Here in Illinois, we found out last week that our schools will be closed for the rest of the academic year. With this announcement, many parents and teachers are worried that students will not learn anything new and will fall behind.
In this blog I would like to encourage all of us to use this time to focus on developing students’ sense-making and reasoning skills rather than adding new content.
The National Council of Teachers of Mathematics reminds us that “Reasoning and sense making are closely interrelated and are the foundation for a solid preparation in mathematics. Simply exposing students to mathematical topics is not enough. Nor is it enough for students to know only how to perform mathematical procedures or recall facts. They must learn to reason and make sense of mathematics so that they are able to use math in meaningful ways”
The website has a set of tasks that portray how to facilitate developing sense-making and reasoning skills to teach mathematical content. I have used the Distance formula task – As the crow flies, and watched my students develop a deep understanding of the connections between the Pythagorean Theorem and the distance formula. You can find more tasks here: https://www.nctm.org/Standards-and-Positions/Focus-in-High-School-Mathematics/Reasoning-and-Sense-Making-Task-Library/
All that being said I realize that all of us are in different places right now, in terms of how much math we can do with our children and students, based on how the pandemic has impacted our lives, and so I hope that you take what works and save the rest for later.
Certainly our last post, Graphs and Covid-19 is great for developing reasoning skills, and I would like to suggest some other resources below.
By following the discussions on the Youcubed™ Facebook group (Thank you Youcubians™!) I have complied a list of sites that offer students an opportunity to develop reasoning skills through thoughtfully constructed tasks, puzzles, and games. I will start with my personal favorites and go through the list in the weeks to come.
http://www.estimation180.com/ Estimation is a skill that requires reasoning skills for sure. I have always liked this estimation website, and currently they are posting relevant scavenger hunts that need set up by the parents, but can be accomplished by elementary schooled children after they the initial set up.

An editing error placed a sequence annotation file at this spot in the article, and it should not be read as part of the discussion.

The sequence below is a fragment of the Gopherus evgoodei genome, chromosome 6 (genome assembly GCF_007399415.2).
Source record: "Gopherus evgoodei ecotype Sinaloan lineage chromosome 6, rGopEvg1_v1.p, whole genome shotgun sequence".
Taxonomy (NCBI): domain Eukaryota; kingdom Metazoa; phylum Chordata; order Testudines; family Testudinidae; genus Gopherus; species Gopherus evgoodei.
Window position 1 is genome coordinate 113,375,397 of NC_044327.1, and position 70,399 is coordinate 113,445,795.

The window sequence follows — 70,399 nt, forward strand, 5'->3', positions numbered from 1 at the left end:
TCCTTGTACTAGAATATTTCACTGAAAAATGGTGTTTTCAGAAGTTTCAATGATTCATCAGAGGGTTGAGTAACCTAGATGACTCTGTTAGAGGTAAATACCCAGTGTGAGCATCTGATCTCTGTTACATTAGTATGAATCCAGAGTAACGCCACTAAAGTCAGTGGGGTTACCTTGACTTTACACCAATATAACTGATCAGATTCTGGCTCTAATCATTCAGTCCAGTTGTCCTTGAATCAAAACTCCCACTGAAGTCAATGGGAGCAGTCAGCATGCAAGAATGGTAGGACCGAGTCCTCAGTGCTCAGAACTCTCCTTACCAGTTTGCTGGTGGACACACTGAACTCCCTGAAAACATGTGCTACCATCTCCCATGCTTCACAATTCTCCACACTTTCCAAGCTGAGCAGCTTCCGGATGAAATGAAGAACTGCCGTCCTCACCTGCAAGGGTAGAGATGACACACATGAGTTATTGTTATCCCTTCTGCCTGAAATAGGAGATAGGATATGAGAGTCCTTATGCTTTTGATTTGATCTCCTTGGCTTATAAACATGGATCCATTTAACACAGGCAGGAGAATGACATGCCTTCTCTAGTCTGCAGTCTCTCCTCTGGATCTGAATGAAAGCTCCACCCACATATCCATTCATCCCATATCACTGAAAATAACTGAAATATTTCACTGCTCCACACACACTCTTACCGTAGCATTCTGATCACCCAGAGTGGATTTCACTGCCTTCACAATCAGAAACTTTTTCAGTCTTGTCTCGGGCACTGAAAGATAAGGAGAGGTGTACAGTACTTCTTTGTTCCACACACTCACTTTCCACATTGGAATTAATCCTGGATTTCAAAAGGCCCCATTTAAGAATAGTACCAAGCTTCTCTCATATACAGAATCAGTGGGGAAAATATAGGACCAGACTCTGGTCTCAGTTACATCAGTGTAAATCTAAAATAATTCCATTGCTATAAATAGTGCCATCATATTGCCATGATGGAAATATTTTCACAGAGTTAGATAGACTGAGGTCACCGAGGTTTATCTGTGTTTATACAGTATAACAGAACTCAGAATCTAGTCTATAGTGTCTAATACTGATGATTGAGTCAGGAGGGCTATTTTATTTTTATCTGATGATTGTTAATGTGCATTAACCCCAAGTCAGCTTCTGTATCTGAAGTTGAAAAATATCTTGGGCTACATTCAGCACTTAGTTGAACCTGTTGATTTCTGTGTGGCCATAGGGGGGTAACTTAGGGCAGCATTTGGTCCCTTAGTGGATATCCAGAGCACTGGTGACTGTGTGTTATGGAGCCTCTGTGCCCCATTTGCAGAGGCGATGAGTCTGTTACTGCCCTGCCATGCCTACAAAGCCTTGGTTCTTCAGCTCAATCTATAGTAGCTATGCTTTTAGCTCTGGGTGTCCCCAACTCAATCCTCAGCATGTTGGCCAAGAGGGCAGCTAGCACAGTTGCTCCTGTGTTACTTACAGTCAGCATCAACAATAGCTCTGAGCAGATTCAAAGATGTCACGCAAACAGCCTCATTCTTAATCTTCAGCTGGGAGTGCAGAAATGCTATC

https://www.solvemoji.com/ No doubt over the last several weeks those of us who are on social media have participated in challenges broadly called “emoji math” (example below). Multiple objects are set to equal a certain amount, and after a few rows of this we are tasked to figure out what the value of the last row is. These take reasoning and attention to detail, both great skills to develop. In addition, we can encourage students to create their own puzzles and trade with their classmates. https://solveme.edc.org/mobiles/ may be a good way to introduce the idea of number sentences with symbols as these start off with just two shapes and increase in difficulty.
http://www.visualpatterns.org/ This site has hundreds of patterns and although the directions ask us to find an equation, we can use these patterns with younger students and ask them to describe how the patterns are growing, which we know is great for reasoning visually.
http://wodb.ca/ Which One Doesn’t Belong is a site that has sets of shapes, numbers, and graphs, and asks students which piece in the set does not belong. This is a great way to get started with descriptive mathematics. As students grow their reasoning and descriptive skills they can start working on completing the set, where they are given objects and asked to add one to complete a set based on specific characteristics.
Finally, there is https://www.puzzlesandbrains.com/ which has a lot of puzzles but my favorite are Sudoku and Mathdoku (KenKen for kids). They have a lot of different options for how large and complicated the grid can get.
Have you used any of these in your classroom? What are you prioritizing in your teaching right now? Let us know in the comments below.
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